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County Manager's Office

Phone: 913-715-0725

111 S. Cherry St., Suite 3300, Olathe, KS 66061

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county manager's office

The County Manager's Office is responsible to the Board of County Commissioners and the residents of Johnson County for the effective and efficient delivery of programs and services, using sound management and financial principles while emphasizing high ethical values, innovation, and continuous improvement.

Department News

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JCPRD begins summer park hours
March 1, 2019

Summer hours of 5 a.m. to 11 p.m. began on March 1 for many Johnson County Park and Recreation District parks. The summer hours will stay in effect through Oct. 31.

District parks impacted by the change in hours are:

  • Shawnee Mission Park, 7900 Renner Rd., Shawnee and Lenexa;
  • Heritage Park, 16050 Pflumm Rd., Olathe; 
  • Kill Creek Park, 11670 Homestead Lane, Olathe;
  • Lexington Lake  Park, 8850 Sunflower Rd., De Soto; and,
  • Big Bull Creek Park, 20425 Sunflower Rd., Edgerton.

Summer hours for Antioch Park, 6501 Antioch Rd., Merriam, are 6 a.m. to 10 p.m.

Other JCPRD parks with year-round dawn to dusk hours include Ernie Miller Park, 909 North Kansas 7 Highway, Olathe; Sunflower Nature Park, 103rd Street and Edgerton Road, rural De Soto; Thomas S. Stoll Memorial Park, 12500 W. 119th St., Overland Park; Camp Branch Glade, 175th Street and Mission Road in Aubry Township; Stilwell Community Park, 207th Street and Metcalf Avenue, Stilwell; and all of the Streamway Parks System access points. 

Park hours are reduced each winter to reduce costs and to allow for the reallocation of staff time to other activities at a time when fewer people typically visit the parks because of colder weather and earlier nightfall.

For more information, visit the district’s website at www.jcprd.com or call (913) 888-4713.


Program helps families with shared parenting, volunteers needed
February 28, 2019

Divorce and separation can be difficult for a family, especially when children are involved. When the end of a relationship is filled with anger and resentment. Children are often stuck in the middle without a clear picture of what their relationship is or should be with each parent. Fortunately, the Johnson County court system offers a unique opportunity to help parents resolve their conflict and allow children to develop strong bonds with both parents.

Court Services’ Supervised Visitation is a court-ordered, 12-week program that provides a consistent opportunity for children and their parent(s) to have safe and supportive contact in a structured setting. Parents and children, who have been court ordered to have only supervised contact, are given an opportunity to share time together each week in a safe and neutral setting. This often involves a child or children visiting with their non-custodial parent, with whom they may not have had much contact. This program is completely dependent on volunteers such as Johnson County employee Lynette Goodwin. Her full-time job is to serve the county as an access control specialist, in the Department of Technology and Innovation, but she also serves the county through the visitation program.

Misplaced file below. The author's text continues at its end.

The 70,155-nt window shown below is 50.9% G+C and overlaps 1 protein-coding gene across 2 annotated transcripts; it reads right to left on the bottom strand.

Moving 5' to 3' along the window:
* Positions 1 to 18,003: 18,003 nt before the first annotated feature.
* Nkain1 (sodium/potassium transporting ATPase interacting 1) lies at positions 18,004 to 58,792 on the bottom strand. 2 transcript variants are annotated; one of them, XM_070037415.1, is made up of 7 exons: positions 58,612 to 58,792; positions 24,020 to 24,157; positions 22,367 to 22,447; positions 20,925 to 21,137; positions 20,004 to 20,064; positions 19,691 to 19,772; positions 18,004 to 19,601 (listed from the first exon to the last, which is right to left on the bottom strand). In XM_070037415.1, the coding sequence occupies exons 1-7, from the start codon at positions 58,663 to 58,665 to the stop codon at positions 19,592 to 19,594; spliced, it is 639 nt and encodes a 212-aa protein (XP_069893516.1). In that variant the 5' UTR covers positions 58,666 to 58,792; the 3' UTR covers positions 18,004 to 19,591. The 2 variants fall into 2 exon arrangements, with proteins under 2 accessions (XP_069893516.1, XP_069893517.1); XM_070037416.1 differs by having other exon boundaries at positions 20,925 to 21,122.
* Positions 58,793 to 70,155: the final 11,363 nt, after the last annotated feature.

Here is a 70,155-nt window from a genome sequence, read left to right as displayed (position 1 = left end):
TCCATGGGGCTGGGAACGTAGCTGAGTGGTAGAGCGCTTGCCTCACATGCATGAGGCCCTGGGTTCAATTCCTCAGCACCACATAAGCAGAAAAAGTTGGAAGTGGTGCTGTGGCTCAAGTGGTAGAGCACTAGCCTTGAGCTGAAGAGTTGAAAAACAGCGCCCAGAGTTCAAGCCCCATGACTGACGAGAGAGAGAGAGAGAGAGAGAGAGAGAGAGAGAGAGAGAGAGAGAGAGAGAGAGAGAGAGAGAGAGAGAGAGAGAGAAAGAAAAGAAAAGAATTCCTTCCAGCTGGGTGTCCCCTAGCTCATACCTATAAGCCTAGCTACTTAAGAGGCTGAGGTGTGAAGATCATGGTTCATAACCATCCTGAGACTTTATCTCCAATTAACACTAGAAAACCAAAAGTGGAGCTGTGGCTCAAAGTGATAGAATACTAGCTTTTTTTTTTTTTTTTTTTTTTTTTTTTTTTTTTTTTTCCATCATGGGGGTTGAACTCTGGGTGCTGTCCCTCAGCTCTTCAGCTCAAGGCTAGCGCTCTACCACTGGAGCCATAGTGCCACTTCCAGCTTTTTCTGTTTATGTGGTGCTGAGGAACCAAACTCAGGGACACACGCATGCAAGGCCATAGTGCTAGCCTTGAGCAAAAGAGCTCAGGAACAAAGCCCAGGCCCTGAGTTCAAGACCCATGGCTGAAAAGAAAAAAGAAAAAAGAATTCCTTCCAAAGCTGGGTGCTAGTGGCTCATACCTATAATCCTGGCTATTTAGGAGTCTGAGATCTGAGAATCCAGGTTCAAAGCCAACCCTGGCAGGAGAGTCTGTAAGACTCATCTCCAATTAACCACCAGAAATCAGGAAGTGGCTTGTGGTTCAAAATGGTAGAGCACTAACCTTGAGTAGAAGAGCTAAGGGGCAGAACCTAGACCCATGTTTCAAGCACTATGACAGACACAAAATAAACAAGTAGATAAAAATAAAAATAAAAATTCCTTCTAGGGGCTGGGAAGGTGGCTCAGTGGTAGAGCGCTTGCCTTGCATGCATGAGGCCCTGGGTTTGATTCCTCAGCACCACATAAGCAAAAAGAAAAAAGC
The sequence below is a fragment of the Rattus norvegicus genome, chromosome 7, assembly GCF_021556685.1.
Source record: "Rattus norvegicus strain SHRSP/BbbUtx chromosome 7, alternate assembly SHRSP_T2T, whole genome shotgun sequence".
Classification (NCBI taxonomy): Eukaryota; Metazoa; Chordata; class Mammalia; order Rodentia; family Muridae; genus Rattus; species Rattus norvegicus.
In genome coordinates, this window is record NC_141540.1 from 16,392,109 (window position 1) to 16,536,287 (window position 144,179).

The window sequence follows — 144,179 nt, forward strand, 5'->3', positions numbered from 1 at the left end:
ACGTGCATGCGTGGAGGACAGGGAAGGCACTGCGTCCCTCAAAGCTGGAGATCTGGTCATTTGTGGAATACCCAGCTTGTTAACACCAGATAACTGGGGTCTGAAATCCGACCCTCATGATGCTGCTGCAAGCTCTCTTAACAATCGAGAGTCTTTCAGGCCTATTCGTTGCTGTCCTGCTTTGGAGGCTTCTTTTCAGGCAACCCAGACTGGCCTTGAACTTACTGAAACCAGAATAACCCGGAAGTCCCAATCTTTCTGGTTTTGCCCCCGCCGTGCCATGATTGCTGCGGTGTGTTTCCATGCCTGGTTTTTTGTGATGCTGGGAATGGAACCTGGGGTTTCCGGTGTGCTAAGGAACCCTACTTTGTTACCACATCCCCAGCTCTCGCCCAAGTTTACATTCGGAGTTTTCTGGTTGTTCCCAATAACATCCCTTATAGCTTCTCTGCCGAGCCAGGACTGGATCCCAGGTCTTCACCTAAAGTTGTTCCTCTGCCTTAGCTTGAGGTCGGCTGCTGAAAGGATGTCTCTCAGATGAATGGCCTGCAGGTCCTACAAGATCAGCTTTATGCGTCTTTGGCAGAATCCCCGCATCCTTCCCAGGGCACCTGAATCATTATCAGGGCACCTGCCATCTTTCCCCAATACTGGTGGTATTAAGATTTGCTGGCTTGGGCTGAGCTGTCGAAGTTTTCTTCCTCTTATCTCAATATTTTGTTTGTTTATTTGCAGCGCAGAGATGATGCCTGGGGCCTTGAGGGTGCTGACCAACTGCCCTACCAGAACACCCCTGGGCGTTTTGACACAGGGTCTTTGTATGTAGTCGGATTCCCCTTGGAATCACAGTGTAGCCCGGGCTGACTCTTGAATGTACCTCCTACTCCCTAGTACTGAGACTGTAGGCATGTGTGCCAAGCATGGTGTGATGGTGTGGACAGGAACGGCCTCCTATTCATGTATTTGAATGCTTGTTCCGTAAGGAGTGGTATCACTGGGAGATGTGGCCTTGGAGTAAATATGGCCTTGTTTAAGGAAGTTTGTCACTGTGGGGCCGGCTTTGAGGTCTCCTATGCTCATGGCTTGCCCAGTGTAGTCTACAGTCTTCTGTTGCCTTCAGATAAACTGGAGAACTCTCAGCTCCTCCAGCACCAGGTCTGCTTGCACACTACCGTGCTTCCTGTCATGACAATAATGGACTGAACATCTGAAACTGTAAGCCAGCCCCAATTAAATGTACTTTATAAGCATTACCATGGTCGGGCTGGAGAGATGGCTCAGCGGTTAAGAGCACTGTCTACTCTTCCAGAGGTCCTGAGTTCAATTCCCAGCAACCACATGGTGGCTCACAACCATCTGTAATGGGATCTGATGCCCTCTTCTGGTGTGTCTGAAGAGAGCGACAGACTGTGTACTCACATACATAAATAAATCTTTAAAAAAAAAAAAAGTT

“I see the children come in. They don’t know the other parent, and they’re actually kind of fearful of them at first, but after a couple of weeks, you see the child, they run up to the parent and hug him,” Goodwin said.” They want to be picked up. It’s just very rewarding to see that happen.”

Goodwin and other volunteers ensure children’s safety, while also addressing the court’s need for objective information. They facilitate visits that focus on the best interests of children. They observe parent-child interactions and submit written reports to the court. Each volunteer gives between one to three hours per week, for 12 weeks per family.

“By the volunteers sharing their time in this program, they help us to provide a safe opportunity for children to maintain their relationship with a parent, even during the toughest of times,” said Erin Poolman, director of Domestic Court Services. “Without the generous and ongoing involvement of our volunteers, this program could not function.”

Additional volunteers are needed for the visitation program. Goodwin encourages those who have a passion for helping families to get involved.

“It’s just so beneficial for them, and I would encourage anyone that loves little children or has been in a similar conflict to participate in the program,” Goodwin said. “It’s very rewarding for the families and yourself.”

To get involved, contact Poolman as soon as possible for an interview and training. She can be reached at 913-715-7481, or by email at Erin. Poolman@jocogov.org. Learn more about the program. The next visitation session begins April 9.

Louder Than a Bomb set for Sat., March 2
February 28, 2019

Louder Than a Bomb (LTaB) Kansas City gives a teenager a pen, a page, a mic and a stage. Then we step out of the way to watch a poet emerge and a community grow. LTaB is an annual city-wide youth poetry festival with a hip-hop aesthetic celebrating young poets in the Kansas City metro.

This spring more than 15 teams representing schools and community organizations compete for a spot at the national festival Brave New Voices 2019.

Join us on Saturday, March 2, at the Central Resource Library, 9875 W 87th St., Overland Park, for a series of preliminary bouts with schools from across Kansas City. Sessions start at 11 a.m., 12:30 p.m., 2 p.m. and 3:30 p.m. Admission is free and open to the public.

MED-ACT medics trained to care for working dogs